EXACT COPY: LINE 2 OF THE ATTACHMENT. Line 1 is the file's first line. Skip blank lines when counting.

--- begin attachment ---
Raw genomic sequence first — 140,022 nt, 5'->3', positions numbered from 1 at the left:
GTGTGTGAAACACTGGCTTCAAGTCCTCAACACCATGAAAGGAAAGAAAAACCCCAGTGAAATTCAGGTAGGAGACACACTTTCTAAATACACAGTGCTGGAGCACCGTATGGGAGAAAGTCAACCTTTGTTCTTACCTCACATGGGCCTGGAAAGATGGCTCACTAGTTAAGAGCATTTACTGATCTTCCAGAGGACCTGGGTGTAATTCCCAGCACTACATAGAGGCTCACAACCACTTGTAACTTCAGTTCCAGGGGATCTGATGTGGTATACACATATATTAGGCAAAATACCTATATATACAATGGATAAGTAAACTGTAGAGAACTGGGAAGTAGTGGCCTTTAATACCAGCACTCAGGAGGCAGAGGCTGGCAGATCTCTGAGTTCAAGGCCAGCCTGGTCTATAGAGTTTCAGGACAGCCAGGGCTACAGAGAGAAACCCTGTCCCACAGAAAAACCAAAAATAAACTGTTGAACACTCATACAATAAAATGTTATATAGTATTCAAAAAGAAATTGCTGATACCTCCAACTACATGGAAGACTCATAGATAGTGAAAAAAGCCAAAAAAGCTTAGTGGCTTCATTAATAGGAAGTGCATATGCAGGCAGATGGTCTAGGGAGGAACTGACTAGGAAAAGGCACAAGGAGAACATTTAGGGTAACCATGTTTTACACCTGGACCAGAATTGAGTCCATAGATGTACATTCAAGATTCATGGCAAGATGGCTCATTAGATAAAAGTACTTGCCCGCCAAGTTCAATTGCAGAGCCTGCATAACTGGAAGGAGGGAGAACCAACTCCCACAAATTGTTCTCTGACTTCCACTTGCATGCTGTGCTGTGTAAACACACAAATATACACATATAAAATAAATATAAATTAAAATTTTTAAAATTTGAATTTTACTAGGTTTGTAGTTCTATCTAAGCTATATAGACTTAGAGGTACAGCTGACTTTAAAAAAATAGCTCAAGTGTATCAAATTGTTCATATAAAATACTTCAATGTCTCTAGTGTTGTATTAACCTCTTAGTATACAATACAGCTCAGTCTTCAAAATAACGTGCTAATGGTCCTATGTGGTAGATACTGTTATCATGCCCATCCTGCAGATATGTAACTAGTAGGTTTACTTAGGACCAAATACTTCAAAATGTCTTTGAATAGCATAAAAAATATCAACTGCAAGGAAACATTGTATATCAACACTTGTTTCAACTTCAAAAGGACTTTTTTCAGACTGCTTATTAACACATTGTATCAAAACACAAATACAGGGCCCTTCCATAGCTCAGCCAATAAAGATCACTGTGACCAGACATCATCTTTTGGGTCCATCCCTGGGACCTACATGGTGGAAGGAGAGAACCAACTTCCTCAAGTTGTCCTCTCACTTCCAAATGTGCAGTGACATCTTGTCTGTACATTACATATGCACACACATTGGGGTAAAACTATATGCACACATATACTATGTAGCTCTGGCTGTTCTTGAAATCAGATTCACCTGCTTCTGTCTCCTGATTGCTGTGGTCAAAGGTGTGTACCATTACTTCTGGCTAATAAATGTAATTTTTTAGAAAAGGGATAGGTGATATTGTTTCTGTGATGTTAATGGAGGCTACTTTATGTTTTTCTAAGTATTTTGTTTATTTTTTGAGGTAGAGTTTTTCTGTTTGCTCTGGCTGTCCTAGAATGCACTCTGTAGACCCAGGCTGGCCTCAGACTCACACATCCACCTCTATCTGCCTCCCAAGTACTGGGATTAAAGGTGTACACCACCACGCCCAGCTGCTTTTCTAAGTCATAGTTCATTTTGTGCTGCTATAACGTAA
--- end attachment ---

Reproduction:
GTGTGTGAAACACTGGCTTCAAGTCCTCAACACCATGAAAGGAAAGAAAAACCCCAGTGAAATTCAGGTAGGAGACACACTTTCTAAATACACAGTGCTGGAGCACCGTATGGGAGAAAGTCAACCTTTGTTCTTACCTCACATGGGCCTGGAAAGATGGCTCACTAGTTAAGAGCATTTACTGATCTTCCAGAGGACCTGGGTGTAATTCCCAGCACTACATAGAGGCTCACAACCACTTGTAACTTCAGTTCCAGGGGATCTGATGTGGTATACACATATATTAGGCAAAATACCTATATATACAATGGATAAGTAAACTGTAGAGAACTGGGAAGTAGTGGCCTTTAATACCAGCACTCAGGAGGCAGAGGCTGGCAGATCTCTGAGTTCAAGGCCAGCCTGGTCTATAGAGTTTCAGGACAGCCAGGGCTACAGAGAGAAACCCTGTCCCACAGAAAAACCAAAAATAAACTGTTGAACACTCATACAATAAAATGTTATATAGTATTCAAAAAGAAATTGCTGATACCTCCAACTACATGGAAGACTCATAGATAGTGAAAAAAGCCAAAAAAGCTTAGTGGCTTCATTAATAGGAAGTGCATATGCAGGCAGATGGTCTAGGGAGGAACTGACTAGGAAAAGGCACAAGGAGAACATTTAGGGTAACCATGTTTTACACCTGGACCAGAATTGAGTCCATAGATGTACATTCAAGATTCATGGCAAGATGGCTCATTAGATAAAAGTACTTGCCCGCCAAGTTCAATTGCAGAGCCTGCATAACTGGAAGGAGGGAGAACCAACTCCCACAAATTGTTCTCTGACTTCCACTTGCATGCTGTGCTGTGTAAACACACAAATATACACATATAAAATAAATATAAATTAAAATTTTTAAAATTTGAATTTTACTAGGTTTGTAGTTCTATCTAAGCTATATAGACTTAGAGGTACAGCTGACTTTAAAAAAATAGCTCAAGTGTATCAAATTGTTCATATAAAATACTTCAATGTCTCTAGTGTTGTATTAACCTCTTAGTATACAATACAGCTCAGTCTTCAAAATAACGTGCTAATGGTCCTATGTGGTAGATACTGTTATCATGCCCATCCTGCAGATATGTAACTAGTAGGTTTACTTAGGACCAAATACTTCAAAATGTCTTTGAATAGCATAAAAAATATCAACTGCAAGGAAACATTGTATATCAACACTTGTTTCAACTTCAAAAGGACTTTTTTCAGACTGCTTATTAACACATTGTATCAAAACACAAATACAGGGCCCTTCCATAGCTCAGCCAATAAAGATCACTGTGACCAGACATCATCTTTTGGGTCCATCCCTGGGACCTACATGGTGGAAGGAGAGAACCAACTTCCTCAAGTTGTCCTCTCACTTCCAAATGTGCAGTGACATCTTGTCTGTACATTACATATGCACACACATTGGGGTAAAACTATATGCACACATATACTATGTAGCTCTGGCTGTTCTTGAAATCAGATTCACCTGCTTCTGTCTCCTGATTGCTGTGGTCAAAGGTGTGTACCATTACTTCTGGCTAATAAATGTAATTTTTTAGAAAAGGGATAGGTGATATTGTTTCTGTGATGTTAATGGAGGCTACTTTATGTTTTTCTAAGTATTTTGTTTATTTTTTGAGGTAGAGTTTTTCTGTTTGCTCTGGCTGTCCTAGAATGCACTCTGTAGACCCAGGCTGGCCTCAGACTCACACATCCACCTCTATCTGCCTCCCAAGTACTGGGATTAAAGGTGTACACCACCACGCCCAGCTGCTTTTCTAAGTCATAGTTCATTTTGTGCTGCTATAACGTAA